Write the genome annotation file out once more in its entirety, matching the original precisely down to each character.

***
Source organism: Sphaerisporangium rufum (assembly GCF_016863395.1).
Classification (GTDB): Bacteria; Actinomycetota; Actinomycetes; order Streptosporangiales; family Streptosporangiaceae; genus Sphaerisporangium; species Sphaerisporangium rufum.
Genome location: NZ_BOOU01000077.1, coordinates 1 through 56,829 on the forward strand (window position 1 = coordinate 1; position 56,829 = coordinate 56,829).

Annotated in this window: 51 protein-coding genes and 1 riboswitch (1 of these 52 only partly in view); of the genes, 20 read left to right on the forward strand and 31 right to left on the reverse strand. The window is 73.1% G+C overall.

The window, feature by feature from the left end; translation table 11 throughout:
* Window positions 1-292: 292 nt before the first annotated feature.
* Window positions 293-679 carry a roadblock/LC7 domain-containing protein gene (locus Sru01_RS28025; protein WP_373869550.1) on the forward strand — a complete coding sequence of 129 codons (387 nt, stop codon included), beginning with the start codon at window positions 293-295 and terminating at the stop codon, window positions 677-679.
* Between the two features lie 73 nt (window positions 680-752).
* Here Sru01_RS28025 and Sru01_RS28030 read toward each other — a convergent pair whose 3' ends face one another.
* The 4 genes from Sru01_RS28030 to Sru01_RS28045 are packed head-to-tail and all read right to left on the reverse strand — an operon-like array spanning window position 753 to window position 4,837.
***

Source organism: Sphaerisporangium rufum (assembly GCF_016863395.1).
Classification (GTDB): Bacteria; Actinomycetota; Actinomycetes; order Streptosporangiales; family Streptosporangiaceae; genus Sphaerisporangium; species Sphaerisporangium rufum.
Genome location: NZ_BOOU01000077.1, coordinates 1 through 56,829 on the forward strand (window position 1 = coordinate 1; position 56,829 = coordinate 56,829).

Annotated in this window: 51 protein-coding genes and 1 riboswitch (1 of these 52 only partly in view); of the genes, 20 read left to right on the forward strand and 31 right to left on the reverse strand. The window is 73.1% G+C overall.

The window, feature by feature from the left end; translation table 11 throughout:
* Window positions 1-292: 292 nt before the first annotated feature.
* Window positions 293-679 carry a roadblock/LC7 domain-containing protein gene (locus Sru01_RS28025; protein WP_373869550.1) on the forward strand — a complete coding sequence of 129 codons (387 nt, stop codon included), beginning with the start codon at window positions 293-295 and terminating at the stop codon, window positions 677-679.
* Between the two features lie 73 nt (window positions 680-752).
* Here Sru01_RS28025 and Sru01_RS28030 read toward each other — a convergent pair whose 3' ends face one another.
* The 4 genes from Sru01_RS28030 to Sru01_RS28045 are packed head-to-tail and all read right to left on the reverse strand — an operon-like array spanning window position 753 to window position 4,837.